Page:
… We doubt not, it will be highly gratifying to the members of the Twelfth District, and to the whole community to know, that Mr. Adams still considers it his duty to serve his country as long as his strength allows. He is admitted by all parties to be the greatest business man in our country, or, perhaps, in the world. WHo so able as he? Who so well versed in international law? Who so punctual and constant in his seat, in the discharge of every duty devolving upon him, as JOHN QUINCY ADAMS? In a word, who does not wish him to be a public man as long as he shall live? When he shall cease to represent our Distrcit, or when he shall fall by the all-conquering scythe of time, there will have fallen a great man in our American Israel.”
~The Quincy Patriot, as reprinted in the The Liberator (Boston, MA), 3 Dec 1841
Okay, I’m not going to get into the wealth of interesting stuff here, but rather will confine myself to two observations:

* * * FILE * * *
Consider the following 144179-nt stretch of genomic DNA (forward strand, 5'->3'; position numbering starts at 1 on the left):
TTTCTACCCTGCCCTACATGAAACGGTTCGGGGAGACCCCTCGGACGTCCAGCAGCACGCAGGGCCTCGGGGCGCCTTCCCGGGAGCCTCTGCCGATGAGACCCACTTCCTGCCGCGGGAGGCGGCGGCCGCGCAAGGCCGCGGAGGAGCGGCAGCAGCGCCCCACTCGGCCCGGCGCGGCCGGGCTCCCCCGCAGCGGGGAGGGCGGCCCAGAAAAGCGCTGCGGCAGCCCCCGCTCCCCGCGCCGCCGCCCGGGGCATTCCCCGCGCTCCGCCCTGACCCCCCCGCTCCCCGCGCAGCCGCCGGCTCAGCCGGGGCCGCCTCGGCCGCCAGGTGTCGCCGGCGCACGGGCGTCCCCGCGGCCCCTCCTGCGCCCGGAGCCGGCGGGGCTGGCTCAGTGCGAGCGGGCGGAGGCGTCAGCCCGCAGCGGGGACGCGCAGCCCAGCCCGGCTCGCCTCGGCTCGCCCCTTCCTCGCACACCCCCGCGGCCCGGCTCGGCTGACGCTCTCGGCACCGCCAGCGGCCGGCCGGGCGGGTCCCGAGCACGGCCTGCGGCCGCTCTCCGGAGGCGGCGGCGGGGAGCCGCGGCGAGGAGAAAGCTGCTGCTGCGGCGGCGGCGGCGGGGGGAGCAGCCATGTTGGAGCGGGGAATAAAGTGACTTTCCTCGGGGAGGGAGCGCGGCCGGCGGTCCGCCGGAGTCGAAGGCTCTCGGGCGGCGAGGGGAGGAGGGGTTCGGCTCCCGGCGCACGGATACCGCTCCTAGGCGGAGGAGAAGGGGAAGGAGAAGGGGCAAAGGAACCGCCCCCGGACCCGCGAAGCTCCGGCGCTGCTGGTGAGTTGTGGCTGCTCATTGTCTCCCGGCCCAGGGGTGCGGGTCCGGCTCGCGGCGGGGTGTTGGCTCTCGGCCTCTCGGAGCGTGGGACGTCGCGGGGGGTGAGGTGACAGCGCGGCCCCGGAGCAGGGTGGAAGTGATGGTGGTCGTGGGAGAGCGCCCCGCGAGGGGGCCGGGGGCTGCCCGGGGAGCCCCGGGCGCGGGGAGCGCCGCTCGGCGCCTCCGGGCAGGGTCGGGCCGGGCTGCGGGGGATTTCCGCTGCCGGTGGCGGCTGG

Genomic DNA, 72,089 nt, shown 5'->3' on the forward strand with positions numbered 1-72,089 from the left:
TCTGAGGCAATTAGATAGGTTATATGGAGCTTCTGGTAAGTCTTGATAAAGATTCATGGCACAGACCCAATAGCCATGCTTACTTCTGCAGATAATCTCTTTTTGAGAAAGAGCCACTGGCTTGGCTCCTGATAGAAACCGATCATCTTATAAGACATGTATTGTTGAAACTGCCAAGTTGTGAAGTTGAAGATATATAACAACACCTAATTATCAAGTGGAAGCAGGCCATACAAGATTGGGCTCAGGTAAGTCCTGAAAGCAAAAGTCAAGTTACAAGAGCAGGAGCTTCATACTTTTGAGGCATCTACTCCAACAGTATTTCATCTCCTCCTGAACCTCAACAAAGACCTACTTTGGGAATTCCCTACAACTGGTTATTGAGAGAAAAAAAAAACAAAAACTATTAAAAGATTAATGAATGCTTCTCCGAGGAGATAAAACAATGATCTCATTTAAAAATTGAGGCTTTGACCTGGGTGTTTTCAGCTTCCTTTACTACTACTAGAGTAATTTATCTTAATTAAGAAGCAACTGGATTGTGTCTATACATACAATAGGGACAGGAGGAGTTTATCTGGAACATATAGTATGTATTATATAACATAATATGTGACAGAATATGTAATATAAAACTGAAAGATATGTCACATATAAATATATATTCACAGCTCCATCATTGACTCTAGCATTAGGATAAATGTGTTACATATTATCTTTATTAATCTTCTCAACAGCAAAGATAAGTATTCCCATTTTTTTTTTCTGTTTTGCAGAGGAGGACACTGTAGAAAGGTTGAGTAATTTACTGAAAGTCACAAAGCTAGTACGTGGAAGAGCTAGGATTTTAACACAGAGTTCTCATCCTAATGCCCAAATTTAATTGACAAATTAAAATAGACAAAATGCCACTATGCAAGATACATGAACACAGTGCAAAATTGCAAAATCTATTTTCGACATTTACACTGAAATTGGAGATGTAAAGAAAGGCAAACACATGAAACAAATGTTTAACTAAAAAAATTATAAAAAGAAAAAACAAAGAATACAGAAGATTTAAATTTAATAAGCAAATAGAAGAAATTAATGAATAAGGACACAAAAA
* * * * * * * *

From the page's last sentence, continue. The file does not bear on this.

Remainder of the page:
Sycophant much? Way to get into your local congressman’s good graces, small-town newspaper in the town named after his great-grandfather. Jeesh.
Future tip: don’t mention his impending demise.
Interesting use of the term “business man,” eh? I’m not sure when the term lost its connotation of “public servant,” and began to only reference the vague occupational category firmly rooted in the private economic sphere. Probably about this time, I’d expect.
Bonus: Wikipedia tells me that Quincy, in addition to hosting various Adams’s, was also the home of other (to outsiders, equally noxious) New England institutions: Dunkin’ Donuts, HoJo’s, and the Dropkick Murphy’s.